Earlier this year we learned the VA suicide hotline, which is supposed to serve as a crucial, last ditch resource for veterans in dire need, often times goes unanswered and straight to voicemail.
Now a new report from PBS shows up to a third of all veteran calls to the suicide hotline go unanswered due to VA employees leaving their posts and obligations early, once again proving the careless culture at the VA remains after two years of scandal and embarrassment.
More than one-third of calls to a suicide hotline for troubled veterans are not being answered by front-line staffers because of poor work habits and other problems at the Department of Veterans Affairs, according to the hotline’s former director.
Some hotline workers handle fewer than five calls per day and leave before their shifts end, even as crisis calls have increased sharply in recent years, said Greg Hughes, the former director of the VA’s Veterans Crisis Line. Hughes said in an internal email that some crisis line staffers “spend very little time on the phone or engaged in assigned productive activity.” Coverage at the crisis line suffers “because we have staff who routinely request to leave early,” he said.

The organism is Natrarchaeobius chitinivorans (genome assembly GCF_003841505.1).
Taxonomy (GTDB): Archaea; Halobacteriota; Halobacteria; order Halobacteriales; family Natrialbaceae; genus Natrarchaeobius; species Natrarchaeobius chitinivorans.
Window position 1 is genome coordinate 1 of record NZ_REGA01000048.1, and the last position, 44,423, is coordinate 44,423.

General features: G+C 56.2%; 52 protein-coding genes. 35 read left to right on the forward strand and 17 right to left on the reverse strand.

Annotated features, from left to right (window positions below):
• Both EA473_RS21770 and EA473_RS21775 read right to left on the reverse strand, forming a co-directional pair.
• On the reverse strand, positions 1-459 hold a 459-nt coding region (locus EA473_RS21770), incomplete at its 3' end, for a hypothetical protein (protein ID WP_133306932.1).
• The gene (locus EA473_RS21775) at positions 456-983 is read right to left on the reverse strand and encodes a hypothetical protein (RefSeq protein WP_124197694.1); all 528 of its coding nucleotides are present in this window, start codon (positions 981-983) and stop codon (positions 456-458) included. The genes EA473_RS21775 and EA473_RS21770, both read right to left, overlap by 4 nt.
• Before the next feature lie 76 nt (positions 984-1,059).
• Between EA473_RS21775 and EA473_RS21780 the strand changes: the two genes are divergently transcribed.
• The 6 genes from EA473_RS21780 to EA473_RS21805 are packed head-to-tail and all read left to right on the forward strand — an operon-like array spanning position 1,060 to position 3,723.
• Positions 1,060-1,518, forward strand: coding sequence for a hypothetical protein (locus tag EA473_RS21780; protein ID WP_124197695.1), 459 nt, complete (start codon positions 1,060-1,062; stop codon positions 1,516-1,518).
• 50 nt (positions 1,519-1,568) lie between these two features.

According to the VA's own numbers, 20 veterans per day commit suicide.
Roughly 20 veterans a day commit suicide nationwide, according to new data from the Department of Veterans Affairs — a figure that dispels the often quoted, but problematic, “22 a day” estimate yet solidifies the disturbing mental health crisis the number implied.
In 2014, the latest year available, more than 7,400 veterans took their own lives, accounting for 18 percent of all suicides in America. Veterans make up less than 9 percent of the U.S. population.